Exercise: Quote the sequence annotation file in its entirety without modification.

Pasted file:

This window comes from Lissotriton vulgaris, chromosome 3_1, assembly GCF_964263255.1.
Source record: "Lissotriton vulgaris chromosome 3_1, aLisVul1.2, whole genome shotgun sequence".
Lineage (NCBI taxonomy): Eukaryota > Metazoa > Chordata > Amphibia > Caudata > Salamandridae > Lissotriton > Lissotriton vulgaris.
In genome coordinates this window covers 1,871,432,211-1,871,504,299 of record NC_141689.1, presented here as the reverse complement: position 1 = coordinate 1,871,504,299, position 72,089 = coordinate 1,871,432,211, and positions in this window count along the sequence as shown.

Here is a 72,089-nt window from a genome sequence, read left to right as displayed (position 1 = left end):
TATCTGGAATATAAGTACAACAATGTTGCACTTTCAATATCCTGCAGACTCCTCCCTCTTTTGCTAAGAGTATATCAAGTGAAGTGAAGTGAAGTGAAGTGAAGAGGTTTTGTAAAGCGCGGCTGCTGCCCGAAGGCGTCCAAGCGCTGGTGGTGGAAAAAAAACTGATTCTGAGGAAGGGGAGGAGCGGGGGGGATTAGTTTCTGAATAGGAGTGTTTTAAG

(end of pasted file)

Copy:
This window comes from Lissotriton vulgaris, chromosome 3_1, assembly GCF_964263255.1.
Source record: "Lissotriton vulgaris chromosome 3_1, aLisVul1.2, whole genome shotgun sequence".
Lineage (NCBI taxonomy): Eukaryota > Metazoa > Chordata > Amphibia > Caudata > Salamandridae > Lissotriton > Lissotriton vulgaris.
In genome coordinates this window covers 1,871,432,211-1,871,504,299 of record NC_141689.1, presented here as the reverse complement: position 1 = coordinate 1,871,504,299, position 72,089 = coordinate 1,871,432,211, and positions in this window count along the sequence as shown.

Here is a 72,089-nt window from a genome sequence, read left to right as displayed (position 1 = left end):
TATCTGGAATATAAGTACAACAATGTTGCACTTTCAATATCCTGCAGACTCCTCCCTCTTTTGCTAAGAGTATATCAAGTGAAGTGAAGTGAAGTGAAGTGAAGAGGTTTTGTAAAGCGCGGCTGCTGCCCGAAGGCGTCCAAGCGCTGGTGGTGGAAAAAAAACTGATTCTGAGGAAGGGGAGGAGCGGGGGGGATTAGTTTCTGAATAGGAGTGTTTTAAG